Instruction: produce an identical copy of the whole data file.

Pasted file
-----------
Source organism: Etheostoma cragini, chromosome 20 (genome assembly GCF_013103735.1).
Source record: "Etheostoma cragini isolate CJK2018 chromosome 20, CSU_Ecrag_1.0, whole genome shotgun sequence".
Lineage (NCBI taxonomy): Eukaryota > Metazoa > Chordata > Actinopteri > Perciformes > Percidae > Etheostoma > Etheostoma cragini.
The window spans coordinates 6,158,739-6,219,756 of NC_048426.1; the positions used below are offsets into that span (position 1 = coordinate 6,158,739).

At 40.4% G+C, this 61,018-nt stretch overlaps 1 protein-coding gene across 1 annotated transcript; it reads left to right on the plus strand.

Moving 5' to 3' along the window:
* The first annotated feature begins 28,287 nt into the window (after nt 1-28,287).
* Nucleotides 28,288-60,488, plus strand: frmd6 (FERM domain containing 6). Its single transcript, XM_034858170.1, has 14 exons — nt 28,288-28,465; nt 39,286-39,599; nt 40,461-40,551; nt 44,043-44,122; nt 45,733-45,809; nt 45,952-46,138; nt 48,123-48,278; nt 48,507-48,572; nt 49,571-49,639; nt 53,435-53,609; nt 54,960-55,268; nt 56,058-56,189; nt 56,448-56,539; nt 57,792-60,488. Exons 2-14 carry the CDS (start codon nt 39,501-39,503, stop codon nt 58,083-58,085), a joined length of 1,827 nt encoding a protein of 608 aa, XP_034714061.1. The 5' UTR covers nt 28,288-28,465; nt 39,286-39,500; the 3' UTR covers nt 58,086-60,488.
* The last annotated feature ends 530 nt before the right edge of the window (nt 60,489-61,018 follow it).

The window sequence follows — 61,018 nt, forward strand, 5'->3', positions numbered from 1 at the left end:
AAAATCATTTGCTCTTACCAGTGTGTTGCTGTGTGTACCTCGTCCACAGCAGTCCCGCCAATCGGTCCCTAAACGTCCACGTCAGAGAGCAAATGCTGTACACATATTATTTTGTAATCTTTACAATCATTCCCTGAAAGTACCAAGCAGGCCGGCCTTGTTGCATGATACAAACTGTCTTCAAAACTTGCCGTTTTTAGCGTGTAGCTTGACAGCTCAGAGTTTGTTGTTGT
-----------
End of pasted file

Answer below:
Source organism: Etheostoma cragini, chromosome 20 (genome assembly GCF_013103735.1).
Source record: "Etheostoma cragini isolate CJK2018 chromosome 20, CSU_Ecrag_1.0, whole genome shotgun sequence".
Lineage (NCBI taxonomy): Eukaryota > Metazoa > Chordata > Actinopteri > Perciformes > Percidae > Etheostoma > Etheostoma cragini.
The window spans coordinates 6,158,739-6,219,756 of NC_048426.1; the positions used below are offsets into that span (position 1 = coordinate 6,158,739).

At 40.4% G+C, this 61,018-nt stretch overlaps 1 protein-coding gene across 1 annotated transcript; it reads left to right on the plus strand.

Moving 5' to 3' along the window:
* The first annotated feature begins 28,287 nt into the window (after nt 1-28,287).
* Nucleotides 28,288-60,488, plus strand: frmd6 (FERM domain containing 6). Its single transcript, XM_034858170.1, has 14 exons — nt 28,288-28,465; nt 39,286-39,599; nt 40,461-40,551; nt 44,043-44,122; nt 45,733-45,809; nt 45,952-46,138; nt 48,123-48,278; nt 48,507-48,572; nt 49,571-49,639; nt 53,435-53,609; nt 54,960-55,268; nt 56,058-56,189; nt 56,448-56,539; nt 57,792-60,488. Exons 2-14 carry the CDS (start codon nt 39,501-39,503, stop codon nt 58,083-58,085), a joined length of 1,827 nt encoding a protein of 608 aa, XP_034714061.1. The 5' UTR covers nt 28,288-28,465; nt 39,286-39,500; the 3' UTR covers nt 58,086-60,488.
* The last annotated feature ends 530 nt before the right edge of the window (nt 60,489-61,018 follow it).

The window sequence follows — 61,018 nt, forward strand, 5'->3', positions numbered from 1 at the left end:
AAAATCATTTGCTCTTACCAGTGTGTTGCTGTGTGTACCTCGTCCACAGCAGTCCCGCCAATCGGTCCCTAAACGTCCACGTCAGAGAGCAAATGCTGTACACATATTATTTTGTAATCTTTACAATCATTCCCTGAAAGTACCAAGCAGGCCGGCCTTGTTGCATGATACAAACTGTCTTCAAAACTTGCCGTTTTTAGCGTGTAGCTTGACAGCTCAGAGTTTGTTGTTGT